This blog is one perspective of many out there and this perspective believes that yes, a cover up took place involving the police chief's contact with his own officers and and one that likely goes beyond just one vehicle accident. If that's the case, City Hall may have absolved itself too quickly in its role through its own probe. Something which given that Hudson is in charge of the probe was fairly easy for him and it to do before the probe's results even make it over to that Best, Best and Krieger lawyer that was hired behind closed doors on the Seventh Floor to provide ahem, "independent oversight". Hired with the tax payer money generated from Riverside's property, sales and other taxes without having to go through any public process of discussion and vote by the city council.

City Hall could have restored more of the trust that's been lost in it, not to mention the police department, by coming up front and inviting an outside agency to conduct a probe of what happened as has been done in other cities. Then maybe the public would find it easier to believe that there was nothing to hide or being hidden. Because the only way to get any type of accountable probe out of Hudson is for the city council and mayor to make it clear to him that his job depends on it and that goes for his legal counterpart in the city attorney's office as well. And it's not clear whether or not there's enough collective leadership on the dais to deliver that message to the council's direct employees and back it up with teeth.

But no, the city went strictly inhouse after doing nothing at all for a couple of days, having the police department conduct the internal investigation, while it was being run by its top management employee left once Leach went on medical leave. An individual who could have very well wound up being investigated himself for covering up Leach's accident. Similar allegations were raised later on by one of the department's detectives who submitted a claim for damages which went essentially unaddressed except through rejection of his claim.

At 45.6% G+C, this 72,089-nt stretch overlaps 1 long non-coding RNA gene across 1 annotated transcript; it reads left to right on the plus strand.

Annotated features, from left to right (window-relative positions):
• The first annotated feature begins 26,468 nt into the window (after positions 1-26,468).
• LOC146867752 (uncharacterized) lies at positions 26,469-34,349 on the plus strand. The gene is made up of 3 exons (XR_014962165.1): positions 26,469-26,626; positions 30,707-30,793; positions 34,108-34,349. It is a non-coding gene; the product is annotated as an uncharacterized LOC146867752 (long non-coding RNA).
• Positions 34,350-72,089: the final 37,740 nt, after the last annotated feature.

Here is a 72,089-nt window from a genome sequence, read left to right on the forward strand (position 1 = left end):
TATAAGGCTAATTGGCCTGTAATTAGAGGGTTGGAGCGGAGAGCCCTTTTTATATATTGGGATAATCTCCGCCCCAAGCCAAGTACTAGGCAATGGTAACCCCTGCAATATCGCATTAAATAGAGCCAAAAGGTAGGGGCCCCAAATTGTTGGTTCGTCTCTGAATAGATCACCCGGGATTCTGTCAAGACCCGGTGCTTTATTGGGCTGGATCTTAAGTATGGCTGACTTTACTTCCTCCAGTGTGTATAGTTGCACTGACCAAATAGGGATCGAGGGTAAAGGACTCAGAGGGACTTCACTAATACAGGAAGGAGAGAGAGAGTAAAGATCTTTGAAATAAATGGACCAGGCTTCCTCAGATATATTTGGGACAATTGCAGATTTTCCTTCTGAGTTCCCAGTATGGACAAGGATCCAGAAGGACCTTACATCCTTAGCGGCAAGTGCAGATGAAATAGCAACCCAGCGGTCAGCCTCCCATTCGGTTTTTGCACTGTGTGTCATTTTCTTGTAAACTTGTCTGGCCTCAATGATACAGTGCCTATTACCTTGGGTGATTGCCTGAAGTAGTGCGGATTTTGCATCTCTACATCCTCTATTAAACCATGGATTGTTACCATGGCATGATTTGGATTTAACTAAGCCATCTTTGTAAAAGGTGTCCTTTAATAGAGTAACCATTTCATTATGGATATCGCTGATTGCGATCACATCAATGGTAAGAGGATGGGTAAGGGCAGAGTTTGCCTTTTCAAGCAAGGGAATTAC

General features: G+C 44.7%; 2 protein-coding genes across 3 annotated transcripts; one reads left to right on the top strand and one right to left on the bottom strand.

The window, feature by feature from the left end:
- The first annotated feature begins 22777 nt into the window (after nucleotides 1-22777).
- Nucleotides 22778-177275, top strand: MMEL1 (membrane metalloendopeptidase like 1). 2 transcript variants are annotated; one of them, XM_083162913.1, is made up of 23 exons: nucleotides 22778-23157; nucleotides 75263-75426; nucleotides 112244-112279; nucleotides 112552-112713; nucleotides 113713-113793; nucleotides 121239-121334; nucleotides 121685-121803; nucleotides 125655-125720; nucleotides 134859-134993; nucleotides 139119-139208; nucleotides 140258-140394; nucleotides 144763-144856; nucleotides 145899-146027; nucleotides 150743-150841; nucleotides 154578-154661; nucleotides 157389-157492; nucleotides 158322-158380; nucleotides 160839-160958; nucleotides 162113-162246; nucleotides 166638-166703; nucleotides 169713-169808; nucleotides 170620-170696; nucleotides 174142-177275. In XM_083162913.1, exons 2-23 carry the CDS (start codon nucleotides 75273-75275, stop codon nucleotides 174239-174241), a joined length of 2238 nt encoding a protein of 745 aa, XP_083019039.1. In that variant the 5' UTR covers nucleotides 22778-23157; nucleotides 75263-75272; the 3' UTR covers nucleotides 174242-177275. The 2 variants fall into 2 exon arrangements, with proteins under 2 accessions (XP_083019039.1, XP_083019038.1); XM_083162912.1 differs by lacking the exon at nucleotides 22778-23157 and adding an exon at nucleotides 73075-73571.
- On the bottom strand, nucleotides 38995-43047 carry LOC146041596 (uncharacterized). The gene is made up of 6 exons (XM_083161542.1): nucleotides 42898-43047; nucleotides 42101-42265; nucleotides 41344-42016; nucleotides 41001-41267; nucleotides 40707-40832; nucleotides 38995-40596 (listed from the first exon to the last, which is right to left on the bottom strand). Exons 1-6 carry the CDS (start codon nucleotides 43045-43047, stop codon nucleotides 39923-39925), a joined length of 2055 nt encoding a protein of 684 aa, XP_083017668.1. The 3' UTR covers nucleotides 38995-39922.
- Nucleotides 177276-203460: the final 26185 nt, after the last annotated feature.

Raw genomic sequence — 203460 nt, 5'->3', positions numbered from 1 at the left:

Then Hudson assigned himself the final voice on this inhouse probe even though he could very well have some questions to answer about what happened including before Feb. 8 involving himself, Leach and the police department. That said, it's just really hard to get all that excited and jazzed that City Hall's involvement in any cover up was cleared by its own investigation.

The department itself has experienced a serious loss of public trust which was already flagging a bit in the wake of the arrest and prosecution of at least five of its police officers within a 14 month period. A phenomenon that some attribute to a lack of leadership within the RPD, something which if it's the case would also be investigated but not by anyone who may have questions to answer regarding this problem as well.

The majority of police officers and civilian employees aren't involved in any cover up or the Leach incident nor have they been arrested and/or prosecuted for criminal acts but they are left holding the bag because key individuals in the department's management and that of the city refuse to break their own code of silence and take responsibility for what has happened to cause serious problems and the loss of public trust in the department. And not just from the Feb. 8 incident but from any misconduct or micromanagement by former or current elements of City Hall which preceded that incident and perhaps even contributed to the incident itself and its cover up. These individuals dread public disclosure much more than the reality that they have essentially sold out the vast majority of employees at the police department through their actions first and then their silence and set them up to bear much of the cost of the distrust their own actions have generated.